T: [Turns to his dad and asks, ‘What years we raced quarter midgets?’ His dad answered, ‘We raced quarter midgets for a long time.’] I raced them for probably eight years. I can’t remember exactly. The early 2000s. I started in 1998. So, from 2000-05 right there, they said, “oh, hell,” for when we showed up. We raced three classes and we was in contention to win every one of them every time we showed up, no matter where we showed up. [My dad would] get me out of school on Friday we’d go to Connecticut and spank their asses. They’d be bleeding. They had to stop somewhere on the way home.
K: [Laughter] That’s some groundhog day.
T: Oh yeah. Get’em. We was good. We was good.
K: [Laughter] That’s funny. What percent of success in dirt late model racing has to do with the driver, what percent is the car and what percent is luck?
T: A lot of it is having good equipment, which everybody down here now pretty much has got good equipment. You have to be on your A-game when you’re working on it and making the right decisions. If the car is good, driving is easy. But if the car is not any good, it’s a handful.
K: I guess a good pill draw is important, too, right?
T: Yeah, I mean, but tonight, I was almost the last car out and I had a top five split time in my group. So, I mean, it all depends. If we was all qualifying together with no groups, the pill draw is definitely key. When you’re broke up in groups, it’s alright.
K: How’s your personality inside the car different than outside the car?
T: Uh, I’m an animal inside the car. I don’t cut it no slack and I give it all it can take. I’m mashing on it as hard as it can be mashed on the whole time. [Referring to the throttle].
K: [Laughter] Well, if you could listen to music while racing, what songs would you have on your playlist?
T: Hardcore rock. Gets you pumped up.
K: Get the adrenaline going?
T: Yeah, that’s right. That’s right.
K: Make you mash it even harder? [Laughter]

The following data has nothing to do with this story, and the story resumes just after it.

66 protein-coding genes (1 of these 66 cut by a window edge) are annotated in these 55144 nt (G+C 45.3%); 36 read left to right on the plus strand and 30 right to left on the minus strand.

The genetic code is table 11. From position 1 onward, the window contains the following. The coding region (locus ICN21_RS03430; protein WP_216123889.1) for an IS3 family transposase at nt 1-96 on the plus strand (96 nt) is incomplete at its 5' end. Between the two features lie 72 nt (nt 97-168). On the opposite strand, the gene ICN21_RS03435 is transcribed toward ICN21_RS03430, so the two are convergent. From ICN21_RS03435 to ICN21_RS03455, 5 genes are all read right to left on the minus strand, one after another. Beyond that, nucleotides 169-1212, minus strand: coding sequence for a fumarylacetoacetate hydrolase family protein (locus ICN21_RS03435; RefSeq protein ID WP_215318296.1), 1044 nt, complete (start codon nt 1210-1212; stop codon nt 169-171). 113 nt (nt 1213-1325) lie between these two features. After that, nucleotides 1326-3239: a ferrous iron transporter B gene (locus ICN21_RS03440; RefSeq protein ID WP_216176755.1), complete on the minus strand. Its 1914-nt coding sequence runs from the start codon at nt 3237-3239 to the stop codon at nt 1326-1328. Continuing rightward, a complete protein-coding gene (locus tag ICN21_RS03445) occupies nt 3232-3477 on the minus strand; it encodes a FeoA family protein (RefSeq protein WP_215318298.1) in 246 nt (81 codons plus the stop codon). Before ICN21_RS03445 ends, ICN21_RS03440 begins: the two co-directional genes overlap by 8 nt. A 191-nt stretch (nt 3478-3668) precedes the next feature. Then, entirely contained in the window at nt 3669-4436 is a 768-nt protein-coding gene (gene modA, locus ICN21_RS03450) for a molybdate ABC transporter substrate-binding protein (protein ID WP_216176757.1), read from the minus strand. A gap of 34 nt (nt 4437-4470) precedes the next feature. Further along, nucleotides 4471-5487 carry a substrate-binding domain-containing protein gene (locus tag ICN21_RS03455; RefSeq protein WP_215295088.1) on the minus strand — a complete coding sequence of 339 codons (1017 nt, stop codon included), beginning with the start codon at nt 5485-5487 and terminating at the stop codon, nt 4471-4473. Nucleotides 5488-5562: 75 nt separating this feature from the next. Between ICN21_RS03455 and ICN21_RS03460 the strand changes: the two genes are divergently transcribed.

T: Yeah! [Laughter] That’s right. That’s right. Try to push it through the radiator.
K: What’s the biggest compliment somebody could give you?
T: My old man telling [me], “Hell of a job.”
K: Is there one thing you wish you could change about dirt racing or a few things you think that could pique the interest of more people?
T: Super Late Model racing is Super Late Model racing and I don’t like all these guys in crate motors and 525’s and stuff like that. They shouldn’t be able to line up with the [Super] Late Model car. Car’s the same, but the motors are different. When the track is real, real slick, and when they line up, it ain’t fun racing. I got the best equipment I can get, biggest motor you can have. And [Super] Late Model racing, to me, is bringing all you can bring and hope you brought enough.
K: So there are guys here at the Super level but run crate motors?
T: Not necessarily here [at VMS], but tracks along the South …
K: They let that happen?
T: Oh yeah.
K: I actually didn’t know that.
T: And they used to give them a 12-inch spoiler and all that, and we’d get an eight-inch spoiler. And they finally done away with that, but nothing make you madder than having 800 horsepower and see a 12-inch blade in front of you, and there’s not a damn thing you can do to touch it.
K: Do you think there are a few things that could pique the interest of more people? Bring more people into the sport? Fans?
T: It’s all about parents getting their little kids involved in it. But racing is a big hole. You throw money in it all day long and you’re never going to see the bottom of it. We’re fortunate we have a good plumbing business and we’re able to do what we love to do. But if it wasn’t for my old man, I couldn’t do what I do. I work 40 hours a week like everybody else does; plumb houses. You just have to get the little kids in here. You have to get the little kids back in the sport. Get them here.
K: What kid wouldn’t love fast cars on dirt?
T: Oh yeah. When we’re wide-open around here, hauling the mail … racing two, three-wide, I don’t think there’s anything better for the fans.